Marcel Duchamp’s Influence

Hiroshi Sugimoto

Hiroshi Sugimoto discusses his process for designing exhibitions, and the role that Marcel Duchamp’s work and ideology plays in his own artistic process.

ART21: Is it a new thing for you, designing exhibitions?

SUGIMOTO: [For] every museum show, I try to design the space. It’s very important. It’s not just a photography show; it’s more like I’m designing the space. I just want to point out where exactly my piece has to be hanged, or against what color, what height, what kind of wall conditions. It’s just like a space sculpture. It costs a lot of money to do it, but I put it as a condition to do a show. I have to be there to fill the space. The height of the ceiling, and then the height of the wall—how much space is between the ceiling and the top of the wall—and then just wide enough for the wheelchair people to go through . . . many factors.

ART21: Do you think sculpturally?

SUGIMOTO: Yes, exactly—it’s a three-dimensional presentation. But with photography, another factor is the time concept. Adding the time concept—this is like Duchamp—a four-dimensional presentation.

ART21: Talk about why you worked from a replica of Marcel Duchamp’s The Bride Stripped Bare By Her Bachelors, Even (The Large Glass).

SUGIMOTO: My intention was to make a replica of a replica. So, mine is a third-generation copy of the original, but mine is even smaller. I used my 8-by-10 camera and photographed the upper part and bottom part, made a negative and a contact print out of the negative. I made negative and positive prints sandwiched with very thick glass.

ART21: Do you find the replica differs from Duchamp’s original?

SUGIMOTO: here are four replicas of The Large Glass—two in Stockholm, one in London, one in Tokyo. I’ve been photographing the replica in Tokyo, spending so much time with the replica that facing the original is a very strange feeling. The original has an enormous power, compared to the replica. A replica is a replica; it’s a copy, a duplicate. Duchamp’s concept of a copy was that the copy is as important as the original. But it’s not true. The original has its own Duchamp spirit in itself, even though he might say, “Well, this is not special at all.” He probably didn’t believe in spirits. But I do feel it.

ART21: What is the element that’s missing, then?

SUGIMOTO: Well, it’s an element added, not missing. It’s a concept of time.

Hiroshi Sugimoto in his Manhattan studio, 2004. Production still from the Art in the Twenty-First Century Season 3 episode, Memory, 2005. © Art21, Inc. 2005.

ART21: How does your photographic replica relate visually to Duchamp’s original?

SUGIMOTO: Probably, it was Duchamp’s intention to have glass that’s transparent. It’s very hard to concentrate on the image—everything is in the surface. So, for my piece, the Tokyo version, I think I betrayed his wishes. I covered The Large Glass with a huge black tent, so that the image is clearly visible because it’s against the black background. Then I photographed it so it’s very transparent. And then my negative serves as a positive because it’s just black background. As a negative, it’s pure transparent glass. So, mine is back to the original, even though it’s reversed, negative and positive.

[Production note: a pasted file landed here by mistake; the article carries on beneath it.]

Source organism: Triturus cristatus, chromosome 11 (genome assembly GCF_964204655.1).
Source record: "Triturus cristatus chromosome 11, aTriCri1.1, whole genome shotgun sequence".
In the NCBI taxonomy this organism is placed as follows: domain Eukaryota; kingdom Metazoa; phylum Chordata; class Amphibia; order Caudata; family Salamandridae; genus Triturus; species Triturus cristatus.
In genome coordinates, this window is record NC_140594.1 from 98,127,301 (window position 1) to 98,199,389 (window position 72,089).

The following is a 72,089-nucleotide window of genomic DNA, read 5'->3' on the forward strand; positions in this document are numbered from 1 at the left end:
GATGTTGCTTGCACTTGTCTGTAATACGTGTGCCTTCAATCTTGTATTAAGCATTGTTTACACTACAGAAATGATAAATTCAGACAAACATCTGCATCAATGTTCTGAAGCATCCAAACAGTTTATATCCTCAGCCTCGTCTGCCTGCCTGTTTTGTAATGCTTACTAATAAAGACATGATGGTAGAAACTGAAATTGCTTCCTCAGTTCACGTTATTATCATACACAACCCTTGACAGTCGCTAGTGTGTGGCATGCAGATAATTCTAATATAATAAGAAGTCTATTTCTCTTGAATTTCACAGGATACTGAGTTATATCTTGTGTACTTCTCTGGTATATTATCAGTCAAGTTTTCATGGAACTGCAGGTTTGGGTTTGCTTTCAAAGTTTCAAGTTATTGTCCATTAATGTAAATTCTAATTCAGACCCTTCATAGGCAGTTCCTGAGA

ART21: Your version, indirectly, even attempts to mimic the cracks in Duchamp’s original.

SUGIMOTO: Cracks, yes, that’s very good. I made the models of the show with the plastic case covered. I sent it to Paris months ago. And then I found it arrived cracked, the case itself. So, this is a good sign. (LAUGHS) This is approval from Duchamp, from up there.
ART21: You are using Duchamp’s concept of both the multiple and the found object, here.

SUGIMOTO: Photography is like a found object. A photographer never makes an actual subject; they just steal the image from the world. So, it’s basically a found object. I am following his theory and tradition. And this is also a found object, Duchamp’s replica. So, it’s a double faking or double replica, in a way. And then I’m also making it multiple, so it’s repeated and repeated, again and again.

ART21: Are you using the same proportions as in the original?

SUGIMOTO: I wonder whether the Tokyo replica really is exactly the same or not. Maybe it’s just a quarter of an inch off or something, because of the material that they used in the 1910s, ’20s, and ’30s, the different kind of glass materials. It’s probably slightly different, but I’m trying to follow the same proportions as much as possible.

Hiroshi Sugimoto viewing Marcel Duchamp’s The Bride Stripped Bare by Her Bachelors, Even (The Large Glass) (1915–23) at the Philadelphia Museum of Art, 2004. Production still from the Art in the Twenty-First Century Season 3 episode, Memory, 2005. © Art21, Inc. 2005.

ART21: You seem to feel a deep connection to Duchamp’s work.

SUGIMOTO: It is exactly thirty years ago since I first came to see Duchamp’s Large Glass. At that time, I wasn’t aware that Marcel Duchamp’s works somehow related to the artwork that I was going to make. I had no sense of close relationship. I didn’t have any sense of being influenced by Duchamp. But now, I have a very strong feeling of a kind of power I received from his work. I recognize it and am more and more aware of it.

And the more I think about it, there’s this long story—the history of painting and the invention of photography in the early nineteenth century. When photography was invented, all the artists were shocked; the painters actually panicked. They thought they may lose their jobs because photography could do better, drawing the actual world. That’s how the European painting movements from Impressionism to Dada began. Painters started to think, “How should we do this differently from photography?” That guided the painter’s mind to a more abstract mind. Duchamp’s Nude Descending a Staircase—the naked woman running down the staircase—that’s the presentation of the concept of time and movement. This is all related to photography. So, that’s how I link the history of painting and photography together.

ART21: It also ties together time and memory.

SUGIMOTO: Memory and replica. Photography is a system of saving memories. It’s a time machine, in a way, to preserve the memory, to preserve time. That’s something I learned from the Duchamp concept.

ART21: Talk about how you photographed the mathematical models.